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From boom to bust – the experience of the Society of St Vincent de Paul

Caroline Fahey and Brendan Hennessy*

SVP during the boomToC

Even during the boom years, the Society of St Vincent de Paul (SVP) was spending up to €46 million per year providing assistance to people in need. This was at a time when it was assumed that a rising tide had lifted all boats. The SVP was providing cash assistance, food, clothing, furniture and help with the cost of education and fuel at a time when increases in social welfare payments were being eroded by increasing inflation. In addition, SVP services such as holiday homes, social housing, homeless hostels, youth clubs and resource centres were in demand throughout the ‘good’ years.

That is not to say that people experiencing poverty and disadvantage did not benefit from economic growth. Poverty rates fell from 19.7 per cent in 2003 to 13.9 per cent in 2008 which is to be welcomed. During the boom years, the SVP’s Dublin regional office, the largest in the country, saw a levelling off in the number of requests for assistance received. Increases in social welfare, pensions and child benefit made a big difference to the lives of people in receipt of these payments and played a significant role in reducing poverty rates.

However at the same time as having high growth rates and low unemployment, Ireland had higher than average rates of welfare recipiency among people of working age in comparison to other English speaking countries (Sweeney, 2009). The fact that over 600,000 people are still living in poverty, along with the failure to tackle the high rate of welfare recipiency among people of working age and our inadequate levels of public services, explains why the SVP was not put out of business by the economic boom.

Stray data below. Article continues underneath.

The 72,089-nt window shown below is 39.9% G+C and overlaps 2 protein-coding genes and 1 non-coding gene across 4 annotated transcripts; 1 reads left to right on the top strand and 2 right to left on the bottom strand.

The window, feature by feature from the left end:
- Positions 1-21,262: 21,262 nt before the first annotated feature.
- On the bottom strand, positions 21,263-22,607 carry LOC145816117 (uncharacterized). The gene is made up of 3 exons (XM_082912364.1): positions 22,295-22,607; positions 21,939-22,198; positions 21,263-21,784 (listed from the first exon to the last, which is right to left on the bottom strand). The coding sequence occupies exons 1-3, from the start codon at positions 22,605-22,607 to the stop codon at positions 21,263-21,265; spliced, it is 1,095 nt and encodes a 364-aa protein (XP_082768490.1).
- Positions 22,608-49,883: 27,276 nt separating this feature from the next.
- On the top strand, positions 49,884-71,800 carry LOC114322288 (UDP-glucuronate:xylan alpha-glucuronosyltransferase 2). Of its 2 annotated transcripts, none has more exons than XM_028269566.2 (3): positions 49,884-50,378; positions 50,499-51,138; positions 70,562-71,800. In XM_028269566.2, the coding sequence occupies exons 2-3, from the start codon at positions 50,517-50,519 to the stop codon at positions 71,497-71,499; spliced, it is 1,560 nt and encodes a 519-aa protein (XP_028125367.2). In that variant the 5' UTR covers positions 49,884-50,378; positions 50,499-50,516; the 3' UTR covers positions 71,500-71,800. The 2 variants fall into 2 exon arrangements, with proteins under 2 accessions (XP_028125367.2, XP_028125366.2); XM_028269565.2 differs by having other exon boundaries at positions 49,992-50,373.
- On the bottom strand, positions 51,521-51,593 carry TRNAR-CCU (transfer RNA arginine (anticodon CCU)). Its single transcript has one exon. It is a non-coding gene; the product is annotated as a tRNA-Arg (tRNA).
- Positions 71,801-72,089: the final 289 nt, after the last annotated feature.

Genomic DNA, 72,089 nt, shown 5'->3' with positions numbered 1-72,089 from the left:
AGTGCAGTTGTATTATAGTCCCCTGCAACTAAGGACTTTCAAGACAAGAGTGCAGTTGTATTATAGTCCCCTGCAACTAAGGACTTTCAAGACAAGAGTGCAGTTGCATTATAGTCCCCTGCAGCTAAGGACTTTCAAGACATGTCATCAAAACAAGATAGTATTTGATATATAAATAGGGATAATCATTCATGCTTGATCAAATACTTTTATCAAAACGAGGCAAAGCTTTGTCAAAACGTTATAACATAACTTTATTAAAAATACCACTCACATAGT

SVP in 2009ToC

During 2009 the Social Justice and Policy team was keen to investigate the impact of the recession on SVP services and the people we assist. Given the media and policy focus on an emerging ‘middle class poor’, affected by recent job losses and mortgage arrears, we expected to find that our Conferences (local branches) and regional offices would see a considerable change in the needs and profile of clients.

Our regional offices in Dublin, Cork and the Mid West reported a significant increase in the volume of requests for assistance they were receiving. However, an analysis of the requests for assistance revealed that the largest group requesting assistance were lone parents (Lone parents are the household type with the highest poverty rate. In 2008 36.4 per cent of lone parents were at risk of poverty, with almost one in five experiencing consistent poverty (CSO, 2009)). The vast majority of people requesting assistance were in receipt of social welfare; and their main needs were for assistance with the cost of food and fuel. A very small proportion of needs related to the recession (for example, recent job losses, pay cuts or reduced working hours, experiencing delays or barriers to accessing social welfare payments or problems with mortgage repayments). 15 to 18 per cent of all requests for assistance came from foreign nationals. However the number of foreign nationals requesting assistance in the Dublin regional office increased by 78 per cent between 2008 and 2009.